It will have escaped few people’s attention that the combined valuation of the three listed Crispr companies more than tripled over the past year, and now stands at nearly $6bn. And yet, despite the promises, none has even a clinical trial to show for it.
The latest disappointment came yesterday, when Crispr Therapeutics – which claims to be the leader by timeline – said the US FDA had slapped a clinical hold on its Vertex-partnered lead. Even after opening down 8% today this company is still worth $3bn; there is just one enrolling western trial of a Crispr-based therapy, and ironically it does not feature any of the three listed players (see table below).
This study is being run by the private group Tmunity Therapeutics, and strictly speaking does not involve a Crispr-based gene therapy. Rather, it tests the ex vivo modification of autologous NY-ESO-1-directed T cells to edit out PD-1 and their endogenous T-cell receptors; these cells are then reinfused into a patient to stimulate an anti-tumour response.
Even that was a long time coming. The NIH’s recombinant advisory committee had given Tmunity the go-ahead in mid-2016, but it took a year before an IND was filed; according to Clinicaltrials.gov the trial only started enrolling patients this month, and it is not clear whether any have yet been treated.
Crispr Therapeutics managed to file its own US IND last month, but according to yesterday’s statement this has been set back by the FDA raising “certain questions”. Investors will note that it is only months since a scientific paper suggested that most people might be immune to Crispr Cas9 (JP Morgan interview – Crispr hopes its CAR will overtake Cellectis, January 12, 2018).
Editas, at whose JP Morgan presentation this issue was raised, still maintains that the IND for its first project, against a form of inherited blindness, will be filed in mid-2018; if this happens it will come six months later than originally planned.
Meanwhile Intellia, the last of the listed Crispr trio, has yet to undertake IND-enabling activities. It had earlier planned to begin these in mid-2018, but its last presentation simply stated 2018 as the timeframe.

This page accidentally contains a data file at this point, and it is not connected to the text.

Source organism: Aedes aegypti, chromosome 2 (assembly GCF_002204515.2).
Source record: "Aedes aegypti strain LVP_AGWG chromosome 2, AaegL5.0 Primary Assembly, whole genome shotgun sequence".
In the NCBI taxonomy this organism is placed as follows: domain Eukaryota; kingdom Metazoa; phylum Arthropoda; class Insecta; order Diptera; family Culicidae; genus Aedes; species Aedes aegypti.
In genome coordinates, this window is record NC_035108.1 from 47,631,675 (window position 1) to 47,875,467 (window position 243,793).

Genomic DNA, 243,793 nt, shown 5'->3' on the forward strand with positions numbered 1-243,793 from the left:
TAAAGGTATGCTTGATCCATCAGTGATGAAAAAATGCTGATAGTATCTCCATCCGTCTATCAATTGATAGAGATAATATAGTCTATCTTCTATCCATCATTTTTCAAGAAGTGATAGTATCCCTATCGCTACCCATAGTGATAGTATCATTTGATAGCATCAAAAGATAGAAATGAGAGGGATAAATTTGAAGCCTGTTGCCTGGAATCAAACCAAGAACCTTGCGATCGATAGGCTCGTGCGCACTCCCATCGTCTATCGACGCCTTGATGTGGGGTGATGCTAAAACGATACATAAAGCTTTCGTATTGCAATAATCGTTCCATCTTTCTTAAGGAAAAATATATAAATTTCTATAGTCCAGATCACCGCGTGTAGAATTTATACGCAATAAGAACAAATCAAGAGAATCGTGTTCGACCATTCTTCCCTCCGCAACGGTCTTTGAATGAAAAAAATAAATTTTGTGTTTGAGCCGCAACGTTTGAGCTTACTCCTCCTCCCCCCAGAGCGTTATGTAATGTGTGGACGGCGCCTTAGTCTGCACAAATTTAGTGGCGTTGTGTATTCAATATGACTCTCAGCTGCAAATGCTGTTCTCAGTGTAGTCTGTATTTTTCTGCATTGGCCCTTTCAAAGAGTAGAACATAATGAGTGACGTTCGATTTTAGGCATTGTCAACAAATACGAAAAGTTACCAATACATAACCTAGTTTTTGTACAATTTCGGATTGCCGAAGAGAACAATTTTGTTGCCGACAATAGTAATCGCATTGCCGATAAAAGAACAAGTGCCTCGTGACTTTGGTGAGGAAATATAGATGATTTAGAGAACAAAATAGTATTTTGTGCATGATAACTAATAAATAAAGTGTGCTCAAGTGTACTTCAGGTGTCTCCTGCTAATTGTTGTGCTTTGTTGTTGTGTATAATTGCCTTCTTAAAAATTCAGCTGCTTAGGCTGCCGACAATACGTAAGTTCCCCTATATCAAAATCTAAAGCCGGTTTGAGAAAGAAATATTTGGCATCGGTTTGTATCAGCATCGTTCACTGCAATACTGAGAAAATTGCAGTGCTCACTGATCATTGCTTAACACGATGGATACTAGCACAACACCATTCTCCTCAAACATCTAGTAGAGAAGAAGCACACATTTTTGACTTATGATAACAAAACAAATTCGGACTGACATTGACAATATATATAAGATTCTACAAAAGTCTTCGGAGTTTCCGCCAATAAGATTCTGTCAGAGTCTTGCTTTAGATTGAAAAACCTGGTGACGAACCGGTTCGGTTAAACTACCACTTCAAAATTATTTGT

|Selected US-focused Crispr players|
|NY-ESO-1 eTCR||Tmunity||Recruiting||TCR-deleted, PD-1-deleted T cells, various cancers||NCT03399448|
|CISH-inactivated TILs||NCI||Not yet recruiting||Gastrointestinal cancers||NCT03538613|
|CTX001||Crispr Therapeutics/Vertex||IND on clinical hold||Sickle cell disease (EU β-thalassaemia study to start H2 2018)||(none)|
|EDIT-101||Editas||IND filing mid-2018||Leber congenital amaurosis||(none)|
|CTX101||Crispr Therapeutics||IND filing end 2018||Anti-CD19 CAR-T||(none)|
|ATTR programme||Intellia/Regeneron||IND-enabling trials 2018||Transthyretin amyloidosis||(none)|
|P-BCMA-ALLO1||Poseida/J&J||Preclinical||Allogeneic CAR-T, using Cas-Clover||(none)|
|Not yet defined||Beam Therapeutics||Preclinical||Claims to be able to make single-base corrections||(none)|
|Source: Clinicaltrials.gov & company materials.|
With the US timeline slipping so badly it might come as a surprise that the only other near-term Crispr trial has nothing to do with industry.
This is to be run by Dr Steve Rosenberg’s surgery branch at the NCI, and involves autologous tumour-infiltrating lymphocytes with the gene coding for CISH, the cytokine-inducible SH2-containing protein, edited out. A Clinicaltrials.gov entry that appeared just this week says this study should start in June.
Clinicaltrials.gov also lists six Crispr trials actively enrolling patients in China. There are likely many more that have not been filed with the US registry, and thanks to a favourable regulator and relatively low chances of litigation China might lead western markets in Crispr for some time.
Then there is a broader problem, namely a long-running Cas9 patent dispute between the Broad Institute and the University of California, Berkeley. Judging by the slow pace of development, however, intellectual property is not the first thing Crispr-focused investors have to worry about.
|Disclosed clinical trials involving Crispr in China|
|CCR5-modified CD34+ cells||Peking University||Recruiting||HIV-infected subjects with haematological malignances||NCT03164135|
|CD19 CAR-T||Chinese PLA General Hospital||Recruiting||Allogeneic, CD19+ve leukaemia & lymphoma||NCT03166878|
|Dual-specificity CD19/CD20/CD22 CAR-T||Chinese PLA General Hospital||Recruiting||Allogeneic, leukaemia & lymphoma||NCT03398967|
|PD-1-knockout T cells||Anhui Kedgene Biotechnology||Recruiting||Oesophageal cancer||NCT03081715|
|PD-1-knockout T cells||Chengdu Medgencell||Recruiting||NSCLC||NCT02793856|
|PD-1-knockout EBV-CTLs||Nanjing Uni Medical School||Recruiting||EBV-associated malignancies||NCT03044743|
|PD-1-knockout T cells||Cell Biotech||Not yet recruiting||Muscle-invasive bladder cancer||NCT02863913|
|PD-1-knockout T cells||Cell Biotech||Not yet recruiting||Castration-resistant prostate cancer||NCT02867345|
|PD-1-knockout T cells||Cell Biotech||Not yet recruiting||Renal cell carcinoma||NCT02867332|